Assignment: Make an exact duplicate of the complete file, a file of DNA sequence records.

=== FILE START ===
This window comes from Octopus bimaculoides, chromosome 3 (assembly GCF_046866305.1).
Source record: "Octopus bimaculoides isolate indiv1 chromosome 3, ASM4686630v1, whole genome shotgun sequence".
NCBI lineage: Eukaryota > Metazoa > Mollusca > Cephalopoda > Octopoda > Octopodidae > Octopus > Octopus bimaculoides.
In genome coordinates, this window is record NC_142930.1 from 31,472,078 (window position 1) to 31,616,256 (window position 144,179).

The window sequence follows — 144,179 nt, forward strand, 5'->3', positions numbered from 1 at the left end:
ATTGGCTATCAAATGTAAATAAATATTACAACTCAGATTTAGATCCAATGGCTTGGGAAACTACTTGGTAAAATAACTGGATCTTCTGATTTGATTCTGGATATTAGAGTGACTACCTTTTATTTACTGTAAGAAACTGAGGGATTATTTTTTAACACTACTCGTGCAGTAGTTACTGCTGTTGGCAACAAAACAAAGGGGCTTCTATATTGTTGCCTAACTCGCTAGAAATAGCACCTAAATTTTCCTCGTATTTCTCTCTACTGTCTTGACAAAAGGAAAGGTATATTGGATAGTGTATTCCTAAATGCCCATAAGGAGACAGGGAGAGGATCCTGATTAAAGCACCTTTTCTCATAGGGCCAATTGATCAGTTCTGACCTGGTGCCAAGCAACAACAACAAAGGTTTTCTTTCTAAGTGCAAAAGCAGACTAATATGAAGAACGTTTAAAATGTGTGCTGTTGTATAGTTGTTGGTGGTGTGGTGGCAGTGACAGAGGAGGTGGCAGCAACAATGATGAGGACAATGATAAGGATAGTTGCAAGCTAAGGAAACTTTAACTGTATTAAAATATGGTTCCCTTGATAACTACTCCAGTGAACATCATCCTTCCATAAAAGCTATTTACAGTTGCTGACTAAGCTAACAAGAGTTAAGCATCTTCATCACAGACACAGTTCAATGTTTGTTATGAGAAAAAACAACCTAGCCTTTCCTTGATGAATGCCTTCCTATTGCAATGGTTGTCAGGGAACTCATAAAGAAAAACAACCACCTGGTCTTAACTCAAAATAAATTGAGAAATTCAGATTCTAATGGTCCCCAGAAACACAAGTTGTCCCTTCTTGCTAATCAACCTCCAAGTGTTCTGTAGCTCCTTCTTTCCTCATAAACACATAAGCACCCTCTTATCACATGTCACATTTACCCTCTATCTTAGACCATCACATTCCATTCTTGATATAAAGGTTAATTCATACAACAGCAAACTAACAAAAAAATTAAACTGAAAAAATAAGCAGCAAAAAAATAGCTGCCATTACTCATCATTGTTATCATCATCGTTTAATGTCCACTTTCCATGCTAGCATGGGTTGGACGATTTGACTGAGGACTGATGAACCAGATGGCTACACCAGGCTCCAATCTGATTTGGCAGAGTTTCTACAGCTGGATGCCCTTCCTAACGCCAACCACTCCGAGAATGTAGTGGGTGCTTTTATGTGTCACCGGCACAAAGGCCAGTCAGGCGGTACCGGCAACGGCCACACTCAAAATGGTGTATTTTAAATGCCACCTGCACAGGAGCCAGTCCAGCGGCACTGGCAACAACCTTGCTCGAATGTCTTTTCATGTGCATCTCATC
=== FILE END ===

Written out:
This window comes from Octopus bimaculoides, chromosome 3 (assembly GCF_046866305.1).
Source record: "Octopus bimaculoides isolate indiv1 chromosome 3, ASM4686630v1, whole genome shotgun sequence".
NCBI lineage: Eukaryota > Metazoa > Mollusca > Cephalopoda > Octopoda > Octopodidae > Octopus > Octopus bimaculoides.
In genome coordinates, this window is record NC_142930.1 from 31,472,078 (window position 1) to 31,616,256 (window position 144,179).

The window sequence follows — 144,179 nt, forward strand, 5'->3', positions numbered from 1 at the left end:
ATTGGCTATCAAATGTAAATAAATATTACAACTCAGATTTAGATCCAATGGCTTGGGAAACTACTTGGTAAAATAACTGGATCTTCTGATTTGATTCTGGATATTAGAGTGACTACCTTTTATTTACTGTAAGAAACTGAGGGATTATTTTTTAACACTACTCGTGCAGTAGTTACTGCTGTTGGCAACAAAACAAAGGGGCTTCTATATTGTTGCCTAACTCGCTAGAAATAGCACCTAAATTTTCCTCGTATTTCTCTCTACTGTCTTGACAAAAGGAAAGGTATATTGGATAGTGTATTCCTAAATGCCCATAAGGAGACAGGGAGAGGATCCTGATTAAAGCACCTTTTCTCATAGGGCCAATTGATCAGTTCTGACCTGGTGCCAAGCAACAACAACAAAGGTTTTCTTTCTAAGTGCAAAAGCAGACTAATATGAAGAACGTTTAAAATGTGTGCTGTTGTATAGTTGTTGGTGGTGTGGTGGCAGTGACAGAGGAGGTGGCAGCAACAATGATGAGGACAATGATAAGGATAGTTGCAAGCTAAGGAAACTTTAACTGTATTAAAATATGGTTCCCTTGATAACTACTCCAGTGAACATCATCCTTCCATAAAAGCTATTTACAGTTGCTGACTAAGCTAACAAGAGTTAAGCATCTTCATCACAGACACAGTTCAATGTTTGTTATGAGAAAAAACAACCTAGCCTTTCCTTGATGAATGCCTTCCTATTGCAATGGTTGTCAGGGAACTCATAAAGAAAAACAACCACCTGGTCTTAACTCAAAATAAATTGAGAAATTCAGATTCTAATGGTCCCCAGAAACACAAGTTGTCCCTTCTTGCTAATCAACCTCCAAGTGTTCTGTAGCTCCTTCTTTCCTCATAAACACATAAGCACCCTCTTATCACATGTCACATTTACCCTCTATCTTAGACCATCACATTCCATTCTTGATATAAAGGTTAATTCATACAACAGCAAACTAACAAAAAAATTAAACTGAAAAAATAAGCAGCAAAAAAATAGCTGCCATTACTCATCATTGTTATCATCATCGTTTAATGTCCACTTTCCATGCTAGCATGGGTTGGACGATTTGACTGAGGACTGATGAACCAGATGGCTACACCAGGCTCCAATCTGATTTGGCAGAGTTTCTACAGCTGGATGCCCTTCCTAACGCCAACCACTCCGAGAATGTAGTGGGTGCTTTTATGTGTCACCGGCACAAAGGCCAGTCAGGCGGTACCGGCAACGGCCACACTCAAAATGGTGTATTTTAAATGCCACCTGCACAGGAGCCAGTCCAGCGGCACTGGCAACAACCTTGCTCGAATGTCTTTTCATGTGCATCTCATC